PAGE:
Someone rear-ended my car on my way to a business meeting. Can I deduct the loss as an expense on my income tax?

I was rear-ended by another car; the driver admitted she hit the accelerator instead of the brakes, so it was totally her fault. I was paid $4,200 as fair value for my (15-year-old) car by her insurance company. I had to buy another car, which I did for about $7,000. Can I deduct the difference, i.e., $2,800 as a

I was rear-ended by another car; the driver admitted she hit the accelerator instead of the brakes, so it was totally her fault. I was paid $4,200 as fair value for my (15-year-old) car by her insurance company. I had to buy another car, which I did for about $7,000. Can I deduct the difference, i.e., $2,800 as a business expense? I need a car to run my business.

Best Answer:

holacarinados: no – that has nothing to do with business and most of your driving is probably commuting (non-business) or personal miles and those – I'm surprised you get anything for a 15 yr old car – if you just decided to sell the car, you wouldn't have gotten any more than $4200 so the fact you bought a $7000 car means nothing – it's not a loss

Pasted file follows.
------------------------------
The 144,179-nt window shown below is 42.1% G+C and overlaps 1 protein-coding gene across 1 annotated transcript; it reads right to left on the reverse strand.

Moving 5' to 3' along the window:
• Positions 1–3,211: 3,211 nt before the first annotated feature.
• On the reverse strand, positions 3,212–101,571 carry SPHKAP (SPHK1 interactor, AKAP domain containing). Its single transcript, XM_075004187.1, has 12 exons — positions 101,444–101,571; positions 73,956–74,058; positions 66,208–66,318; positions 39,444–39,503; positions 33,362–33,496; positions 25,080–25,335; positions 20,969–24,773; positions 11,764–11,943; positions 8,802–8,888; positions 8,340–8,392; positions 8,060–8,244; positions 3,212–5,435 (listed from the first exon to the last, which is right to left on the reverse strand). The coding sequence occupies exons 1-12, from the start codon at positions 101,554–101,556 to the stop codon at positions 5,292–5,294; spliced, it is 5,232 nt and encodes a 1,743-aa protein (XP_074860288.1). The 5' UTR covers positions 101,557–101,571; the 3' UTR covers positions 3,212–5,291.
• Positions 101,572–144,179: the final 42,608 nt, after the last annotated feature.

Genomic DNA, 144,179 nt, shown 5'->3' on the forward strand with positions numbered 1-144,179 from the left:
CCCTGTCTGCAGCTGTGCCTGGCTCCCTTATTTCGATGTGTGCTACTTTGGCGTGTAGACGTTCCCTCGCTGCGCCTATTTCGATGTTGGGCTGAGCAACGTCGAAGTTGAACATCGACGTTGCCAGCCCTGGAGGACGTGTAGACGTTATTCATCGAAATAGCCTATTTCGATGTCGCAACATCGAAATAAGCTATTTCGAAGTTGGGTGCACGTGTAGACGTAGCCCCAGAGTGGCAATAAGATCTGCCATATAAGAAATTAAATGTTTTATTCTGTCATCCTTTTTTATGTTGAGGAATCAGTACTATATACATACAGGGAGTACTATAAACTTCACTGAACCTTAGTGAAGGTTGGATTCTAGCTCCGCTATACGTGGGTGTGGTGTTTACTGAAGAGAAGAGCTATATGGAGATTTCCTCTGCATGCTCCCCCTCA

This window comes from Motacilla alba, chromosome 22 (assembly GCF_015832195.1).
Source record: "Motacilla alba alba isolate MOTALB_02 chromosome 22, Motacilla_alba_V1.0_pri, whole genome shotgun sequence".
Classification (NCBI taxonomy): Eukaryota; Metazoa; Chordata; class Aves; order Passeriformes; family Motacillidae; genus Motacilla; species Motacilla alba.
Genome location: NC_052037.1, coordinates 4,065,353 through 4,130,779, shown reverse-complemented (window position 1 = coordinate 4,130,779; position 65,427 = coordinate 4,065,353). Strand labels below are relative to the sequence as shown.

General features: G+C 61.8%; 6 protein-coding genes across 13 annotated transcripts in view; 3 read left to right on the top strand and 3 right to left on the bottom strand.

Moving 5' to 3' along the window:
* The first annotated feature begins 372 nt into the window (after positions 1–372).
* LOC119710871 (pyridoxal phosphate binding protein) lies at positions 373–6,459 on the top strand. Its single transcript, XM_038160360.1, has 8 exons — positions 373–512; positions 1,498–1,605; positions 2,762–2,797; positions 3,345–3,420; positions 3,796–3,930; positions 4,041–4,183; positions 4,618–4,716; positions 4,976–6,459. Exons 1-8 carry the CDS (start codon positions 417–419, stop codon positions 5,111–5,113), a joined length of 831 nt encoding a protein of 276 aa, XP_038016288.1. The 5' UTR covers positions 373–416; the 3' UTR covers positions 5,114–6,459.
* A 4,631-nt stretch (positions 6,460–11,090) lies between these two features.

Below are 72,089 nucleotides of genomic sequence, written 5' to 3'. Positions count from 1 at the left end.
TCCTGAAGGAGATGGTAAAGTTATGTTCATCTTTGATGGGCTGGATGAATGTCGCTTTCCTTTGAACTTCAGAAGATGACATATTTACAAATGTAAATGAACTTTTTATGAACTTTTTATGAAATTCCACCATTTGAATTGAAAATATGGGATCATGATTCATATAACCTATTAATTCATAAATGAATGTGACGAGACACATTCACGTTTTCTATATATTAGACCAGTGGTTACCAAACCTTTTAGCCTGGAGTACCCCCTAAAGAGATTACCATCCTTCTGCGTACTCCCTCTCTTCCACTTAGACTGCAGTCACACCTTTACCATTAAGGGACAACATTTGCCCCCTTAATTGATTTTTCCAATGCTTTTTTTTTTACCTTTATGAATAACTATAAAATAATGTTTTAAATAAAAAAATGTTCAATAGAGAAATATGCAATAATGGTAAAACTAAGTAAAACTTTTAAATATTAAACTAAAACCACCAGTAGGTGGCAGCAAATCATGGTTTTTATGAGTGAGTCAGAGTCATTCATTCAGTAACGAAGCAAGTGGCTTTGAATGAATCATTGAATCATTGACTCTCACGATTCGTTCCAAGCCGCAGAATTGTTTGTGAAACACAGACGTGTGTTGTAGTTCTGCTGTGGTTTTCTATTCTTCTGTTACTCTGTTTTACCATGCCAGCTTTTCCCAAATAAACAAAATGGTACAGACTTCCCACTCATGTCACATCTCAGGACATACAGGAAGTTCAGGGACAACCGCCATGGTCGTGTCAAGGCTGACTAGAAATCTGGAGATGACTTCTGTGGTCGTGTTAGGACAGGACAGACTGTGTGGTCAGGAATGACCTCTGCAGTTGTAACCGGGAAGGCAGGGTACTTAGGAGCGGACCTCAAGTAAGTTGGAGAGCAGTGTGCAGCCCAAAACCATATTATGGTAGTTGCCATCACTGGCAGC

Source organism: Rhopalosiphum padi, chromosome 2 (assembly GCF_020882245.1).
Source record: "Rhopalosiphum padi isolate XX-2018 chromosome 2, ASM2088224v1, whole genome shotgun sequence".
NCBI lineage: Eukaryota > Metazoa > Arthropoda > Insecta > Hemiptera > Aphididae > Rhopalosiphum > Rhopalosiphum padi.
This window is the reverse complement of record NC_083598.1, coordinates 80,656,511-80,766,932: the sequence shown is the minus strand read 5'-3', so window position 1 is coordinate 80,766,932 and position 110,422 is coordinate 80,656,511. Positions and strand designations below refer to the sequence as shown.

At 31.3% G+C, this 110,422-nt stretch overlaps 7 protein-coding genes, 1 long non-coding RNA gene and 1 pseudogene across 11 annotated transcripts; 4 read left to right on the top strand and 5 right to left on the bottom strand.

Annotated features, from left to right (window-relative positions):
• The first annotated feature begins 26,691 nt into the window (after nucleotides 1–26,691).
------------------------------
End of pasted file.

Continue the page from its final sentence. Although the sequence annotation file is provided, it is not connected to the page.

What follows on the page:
Other answer:

holacarinados:
Just like any vehicle used for business, you can either deduct a pro-rated portion of actual business expenses (cost of car, insurance, repairs, fuel), etc. or you can deduct business mileage. You cannot deduct both.

If you choose to deduct actual costs instead of mileage, the cost of the car itself would have to be depreciated – you cannot deduct it all in one tax year and you cannot deduct the whole $2800…you can only deduct the pro-rated portion that is for business.

Either way you need to keep a detailed mileage log so you know how much is used for business and how much is used for personal.

oklatom:
No, you had no loss. You had a vehicle worth $4.200 and were paid that for the loss. You upgraded, which can perhaps be taken over a few years as depreciation on a new investment, but it isn't a loss.
beSee-n-u:
Your story doesn't mention any loss, since you were paid the fair value of your car, meaning you didn't have any gain or loss.
Bob:
Nope
Judy:
no
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